US intelligence chief James Clapper defends Egypt intel
US Director of National Intelligence James Clapper has rejected criticism that US intelligence services missed warning signs of turmoil in Egypt.
Mr Clapper said intelligence previously pointed out political grievances that threatened Egypt's regime.
In testimony to Congress, Mr Clapper also warned of al-Qaeda's shifting threat to US security.
He also said the threat of cyber warfare was increasing and its impact was difficult to overstate.
The comments came a day after US Homeland Security chief Janet Napolitano said the threat of terrorism in the US was in some aspects at its highest level since 9/11.
Testifying on Thursday before the House Permanent Select Committee on Intelligence, Mr Clapper said US intelligence services had done "yeoman's work" on Egypt.
They had pointed out political and economic grievances "for decades" that threatened President Hosni Mubarak's rule.
He added that popular unrest in the country would have a "long-lasting impact" on North Africa and the Middle East.
Mr Clapper said co-operation between intelligence services had helped to avert potentially deadly attacks in the US during the past year, including package bombs sent on two US-bound cargo planes.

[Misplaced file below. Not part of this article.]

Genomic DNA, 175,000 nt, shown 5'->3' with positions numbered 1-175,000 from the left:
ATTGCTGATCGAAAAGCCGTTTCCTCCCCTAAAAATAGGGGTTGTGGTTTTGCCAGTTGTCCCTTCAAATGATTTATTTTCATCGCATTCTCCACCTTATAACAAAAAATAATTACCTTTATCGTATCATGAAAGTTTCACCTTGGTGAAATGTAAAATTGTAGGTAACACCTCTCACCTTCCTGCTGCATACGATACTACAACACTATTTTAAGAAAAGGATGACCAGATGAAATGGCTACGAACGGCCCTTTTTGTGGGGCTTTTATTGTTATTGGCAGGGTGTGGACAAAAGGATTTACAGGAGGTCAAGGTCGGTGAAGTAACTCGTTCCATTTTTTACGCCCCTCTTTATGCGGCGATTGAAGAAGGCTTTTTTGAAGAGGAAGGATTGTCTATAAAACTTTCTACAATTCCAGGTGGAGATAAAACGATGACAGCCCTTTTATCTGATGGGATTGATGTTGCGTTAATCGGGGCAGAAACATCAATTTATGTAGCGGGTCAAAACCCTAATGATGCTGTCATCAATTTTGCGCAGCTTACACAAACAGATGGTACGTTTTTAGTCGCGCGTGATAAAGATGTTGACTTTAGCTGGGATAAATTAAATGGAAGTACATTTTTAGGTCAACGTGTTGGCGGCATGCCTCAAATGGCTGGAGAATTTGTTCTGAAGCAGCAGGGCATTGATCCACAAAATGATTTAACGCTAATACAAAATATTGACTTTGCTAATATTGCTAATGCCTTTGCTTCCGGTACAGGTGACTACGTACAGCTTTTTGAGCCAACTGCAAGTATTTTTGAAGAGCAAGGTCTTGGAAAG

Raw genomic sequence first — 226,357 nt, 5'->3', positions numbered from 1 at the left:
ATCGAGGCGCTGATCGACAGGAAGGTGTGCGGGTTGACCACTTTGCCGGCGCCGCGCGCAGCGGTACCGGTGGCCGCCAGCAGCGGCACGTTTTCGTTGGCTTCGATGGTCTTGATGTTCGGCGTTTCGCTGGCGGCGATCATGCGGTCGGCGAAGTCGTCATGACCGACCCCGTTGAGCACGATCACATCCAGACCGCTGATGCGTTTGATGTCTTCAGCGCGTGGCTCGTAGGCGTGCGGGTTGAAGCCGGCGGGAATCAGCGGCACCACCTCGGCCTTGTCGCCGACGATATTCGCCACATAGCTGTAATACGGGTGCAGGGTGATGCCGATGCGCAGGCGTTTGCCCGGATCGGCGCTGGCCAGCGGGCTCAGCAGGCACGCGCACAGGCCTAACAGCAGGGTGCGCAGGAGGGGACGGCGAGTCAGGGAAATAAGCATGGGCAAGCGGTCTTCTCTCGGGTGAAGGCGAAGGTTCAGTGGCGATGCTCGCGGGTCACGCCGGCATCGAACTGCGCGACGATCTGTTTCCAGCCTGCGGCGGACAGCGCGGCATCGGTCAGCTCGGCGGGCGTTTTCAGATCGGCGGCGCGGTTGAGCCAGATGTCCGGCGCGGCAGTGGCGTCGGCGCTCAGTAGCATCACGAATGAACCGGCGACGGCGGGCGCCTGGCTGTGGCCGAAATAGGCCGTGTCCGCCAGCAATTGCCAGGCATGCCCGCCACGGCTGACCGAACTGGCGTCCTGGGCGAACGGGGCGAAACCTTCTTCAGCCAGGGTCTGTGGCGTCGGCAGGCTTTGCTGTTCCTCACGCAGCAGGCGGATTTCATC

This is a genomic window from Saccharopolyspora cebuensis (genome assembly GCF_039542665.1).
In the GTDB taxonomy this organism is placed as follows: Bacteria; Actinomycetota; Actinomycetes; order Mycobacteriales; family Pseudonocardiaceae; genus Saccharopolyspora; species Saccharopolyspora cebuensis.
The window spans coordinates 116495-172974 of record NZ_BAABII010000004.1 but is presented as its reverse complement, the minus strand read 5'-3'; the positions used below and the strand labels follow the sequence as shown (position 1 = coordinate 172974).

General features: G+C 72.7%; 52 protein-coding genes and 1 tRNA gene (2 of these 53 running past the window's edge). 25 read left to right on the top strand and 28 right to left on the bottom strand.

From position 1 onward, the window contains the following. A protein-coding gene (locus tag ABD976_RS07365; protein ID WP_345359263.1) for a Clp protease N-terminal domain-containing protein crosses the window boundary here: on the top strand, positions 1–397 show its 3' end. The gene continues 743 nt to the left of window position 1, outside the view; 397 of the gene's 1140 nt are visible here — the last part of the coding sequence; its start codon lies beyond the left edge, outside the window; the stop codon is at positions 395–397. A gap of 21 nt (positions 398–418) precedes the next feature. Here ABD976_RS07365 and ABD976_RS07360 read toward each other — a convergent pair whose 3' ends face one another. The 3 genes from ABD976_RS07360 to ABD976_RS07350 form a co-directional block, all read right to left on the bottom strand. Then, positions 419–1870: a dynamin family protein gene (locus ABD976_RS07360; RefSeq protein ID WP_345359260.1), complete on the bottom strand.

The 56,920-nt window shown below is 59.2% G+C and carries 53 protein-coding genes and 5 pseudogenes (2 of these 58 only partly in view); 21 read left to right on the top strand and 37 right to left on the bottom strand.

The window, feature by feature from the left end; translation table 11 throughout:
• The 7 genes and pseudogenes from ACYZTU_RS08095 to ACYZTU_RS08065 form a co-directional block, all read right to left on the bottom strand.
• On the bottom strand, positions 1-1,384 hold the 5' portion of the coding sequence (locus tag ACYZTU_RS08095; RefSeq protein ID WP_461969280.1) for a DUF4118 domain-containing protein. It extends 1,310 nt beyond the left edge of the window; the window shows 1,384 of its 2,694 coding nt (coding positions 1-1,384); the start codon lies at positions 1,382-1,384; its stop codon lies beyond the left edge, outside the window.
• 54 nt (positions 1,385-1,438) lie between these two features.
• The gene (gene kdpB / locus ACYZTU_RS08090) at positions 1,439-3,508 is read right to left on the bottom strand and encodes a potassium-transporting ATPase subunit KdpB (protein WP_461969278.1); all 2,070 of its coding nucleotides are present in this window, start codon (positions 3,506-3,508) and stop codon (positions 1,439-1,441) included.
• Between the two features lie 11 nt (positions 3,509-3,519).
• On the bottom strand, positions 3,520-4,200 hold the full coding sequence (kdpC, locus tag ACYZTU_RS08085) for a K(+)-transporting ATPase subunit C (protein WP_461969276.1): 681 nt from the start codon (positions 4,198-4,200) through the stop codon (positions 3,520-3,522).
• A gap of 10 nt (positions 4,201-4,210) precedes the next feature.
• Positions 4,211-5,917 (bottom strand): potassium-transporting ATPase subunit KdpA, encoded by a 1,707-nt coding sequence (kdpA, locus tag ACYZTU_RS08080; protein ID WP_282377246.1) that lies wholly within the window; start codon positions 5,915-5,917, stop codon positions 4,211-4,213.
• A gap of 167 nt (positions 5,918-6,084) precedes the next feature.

But he added that al-Qaeda's core in Pakistan "continues to aspire to spectacular attacks", while militant groups in Yemen and Somalia were growing stronger.
Elsewhere, US intelligence agencies believe North Korea may have uranium enrichment facilities to advance its nuclear weapons programme, Mr Clapper said, adding that the country might have received outside assistance in creating the plants.
Last November, North Korean officials showed US visitors a plant at Yongbyon and said it contained 2,000 centrifuges, confirming American suspicions that the country was attempting to create nuclear weapons.
The intelligence chief also warned that China's attempts to advance its territorial claims in the South China Sea might cause potential conflict with its neighbours.